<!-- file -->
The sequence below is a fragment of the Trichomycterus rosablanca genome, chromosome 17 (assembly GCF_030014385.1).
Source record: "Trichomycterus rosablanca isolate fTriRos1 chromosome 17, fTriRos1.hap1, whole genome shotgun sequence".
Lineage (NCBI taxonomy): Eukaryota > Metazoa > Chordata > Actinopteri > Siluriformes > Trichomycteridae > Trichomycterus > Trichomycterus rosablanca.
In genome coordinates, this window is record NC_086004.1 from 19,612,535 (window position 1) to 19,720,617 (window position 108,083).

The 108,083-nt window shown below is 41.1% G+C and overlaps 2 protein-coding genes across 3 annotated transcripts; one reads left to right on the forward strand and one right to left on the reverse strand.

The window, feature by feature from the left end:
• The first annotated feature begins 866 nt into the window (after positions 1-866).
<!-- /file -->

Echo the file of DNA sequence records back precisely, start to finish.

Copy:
The sequence below is a fragment of the Trichomycterus rosablanca genome, chromosome 17 (assembly GCF_030014385.1).
Source record: "Trichomycterus rosablanca isolate fTriRos1 chromosome 17, fTriRos1.hap1, whole genome shotgun sequence".
Lineage (NCBI taxonomy): Eukaryota > Metazoa > Chordata > Actinopteri > Siluriformes > Trichomycteridae > Trichomycterus > Trichomycterus rosablanca.
In genome coordinates, this window is record NC_086004.1 from 19,612,535 (window position 1) to 19,720,617 (window position 108,083).

The 108,083-nt window shown below is 41.1% G+C and overlaps 2 protein-coding genes across 3 annotated transcripts; one reads left to right on the forward strand and one right to left on the reverse strand.

The window, feature by feature from the left end:
• The first annotated feature begins 866 nt into the window (after positions 1-866).